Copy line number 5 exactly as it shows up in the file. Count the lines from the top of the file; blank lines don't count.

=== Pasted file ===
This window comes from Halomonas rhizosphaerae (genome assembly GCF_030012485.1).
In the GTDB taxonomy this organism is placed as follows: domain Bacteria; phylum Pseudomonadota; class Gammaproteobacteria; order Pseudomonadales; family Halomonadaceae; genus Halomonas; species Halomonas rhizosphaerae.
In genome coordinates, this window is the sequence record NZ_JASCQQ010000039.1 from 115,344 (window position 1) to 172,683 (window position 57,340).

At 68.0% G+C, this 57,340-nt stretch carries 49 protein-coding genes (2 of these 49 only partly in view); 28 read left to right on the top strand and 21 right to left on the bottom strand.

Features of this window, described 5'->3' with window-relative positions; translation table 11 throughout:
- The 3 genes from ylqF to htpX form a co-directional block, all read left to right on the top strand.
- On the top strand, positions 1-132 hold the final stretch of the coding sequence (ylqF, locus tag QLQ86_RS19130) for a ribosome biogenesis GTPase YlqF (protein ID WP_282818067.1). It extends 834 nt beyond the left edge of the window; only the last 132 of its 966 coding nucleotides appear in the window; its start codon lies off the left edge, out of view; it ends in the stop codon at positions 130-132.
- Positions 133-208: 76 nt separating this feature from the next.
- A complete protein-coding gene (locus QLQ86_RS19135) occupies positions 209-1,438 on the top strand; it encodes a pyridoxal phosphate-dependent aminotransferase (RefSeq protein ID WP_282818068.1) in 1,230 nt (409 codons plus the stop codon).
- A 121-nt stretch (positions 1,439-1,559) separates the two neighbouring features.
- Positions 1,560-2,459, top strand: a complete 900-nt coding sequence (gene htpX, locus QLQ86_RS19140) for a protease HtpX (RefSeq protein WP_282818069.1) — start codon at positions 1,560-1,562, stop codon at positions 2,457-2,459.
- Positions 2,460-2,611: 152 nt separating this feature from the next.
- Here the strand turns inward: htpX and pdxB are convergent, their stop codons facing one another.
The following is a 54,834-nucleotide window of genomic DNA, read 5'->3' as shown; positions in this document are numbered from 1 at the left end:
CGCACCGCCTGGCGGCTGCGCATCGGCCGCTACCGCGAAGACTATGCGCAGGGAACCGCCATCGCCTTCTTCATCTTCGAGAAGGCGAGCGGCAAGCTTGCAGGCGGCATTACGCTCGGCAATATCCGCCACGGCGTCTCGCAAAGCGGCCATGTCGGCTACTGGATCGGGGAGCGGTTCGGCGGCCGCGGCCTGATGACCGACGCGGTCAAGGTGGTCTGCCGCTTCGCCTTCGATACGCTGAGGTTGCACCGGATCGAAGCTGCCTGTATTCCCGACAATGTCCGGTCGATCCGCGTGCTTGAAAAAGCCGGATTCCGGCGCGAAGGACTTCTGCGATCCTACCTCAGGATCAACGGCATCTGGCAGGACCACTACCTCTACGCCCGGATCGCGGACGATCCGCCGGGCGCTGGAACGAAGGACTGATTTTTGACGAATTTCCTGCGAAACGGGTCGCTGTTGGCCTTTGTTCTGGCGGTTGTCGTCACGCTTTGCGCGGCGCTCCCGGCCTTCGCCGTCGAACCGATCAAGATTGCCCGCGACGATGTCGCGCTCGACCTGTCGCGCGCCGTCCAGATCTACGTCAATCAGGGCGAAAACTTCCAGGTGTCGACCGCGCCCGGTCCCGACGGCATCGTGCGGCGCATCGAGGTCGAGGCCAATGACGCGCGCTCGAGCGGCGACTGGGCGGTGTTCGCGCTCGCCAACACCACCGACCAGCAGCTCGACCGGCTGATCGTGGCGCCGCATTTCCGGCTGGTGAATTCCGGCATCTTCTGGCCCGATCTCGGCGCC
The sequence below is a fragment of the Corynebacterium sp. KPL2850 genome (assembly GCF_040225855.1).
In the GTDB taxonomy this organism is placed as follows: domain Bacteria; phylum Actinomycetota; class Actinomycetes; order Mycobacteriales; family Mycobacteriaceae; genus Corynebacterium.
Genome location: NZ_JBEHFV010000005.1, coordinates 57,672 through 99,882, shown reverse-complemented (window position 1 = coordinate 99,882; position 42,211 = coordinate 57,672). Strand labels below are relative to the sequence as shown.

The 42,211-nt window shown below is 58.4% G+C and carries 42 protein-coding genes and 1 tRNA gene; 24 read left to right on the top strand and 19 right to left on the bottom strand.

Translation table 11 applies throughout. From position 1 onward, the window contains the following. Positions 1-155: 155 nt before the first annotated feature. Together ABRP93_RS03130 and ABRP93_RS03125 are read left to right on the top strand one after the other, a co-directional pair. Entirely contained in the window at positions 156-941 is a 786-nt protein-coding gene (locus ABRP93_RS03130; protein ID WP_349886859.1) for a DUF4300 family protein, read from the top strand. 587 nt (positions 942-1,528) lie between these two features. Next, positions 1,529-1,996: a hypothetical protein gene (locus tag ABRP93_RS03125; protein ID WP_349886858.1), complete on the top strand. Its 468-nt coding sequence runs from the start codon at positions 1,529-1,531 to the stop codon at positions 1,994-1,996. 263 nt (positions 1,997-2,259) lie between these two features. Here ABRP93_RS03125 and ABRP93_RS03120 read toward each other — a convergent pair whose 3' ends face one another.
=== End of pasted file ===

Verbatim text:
Features of this window, described 5'->3' with window-relative positions; translation table 11 throughout: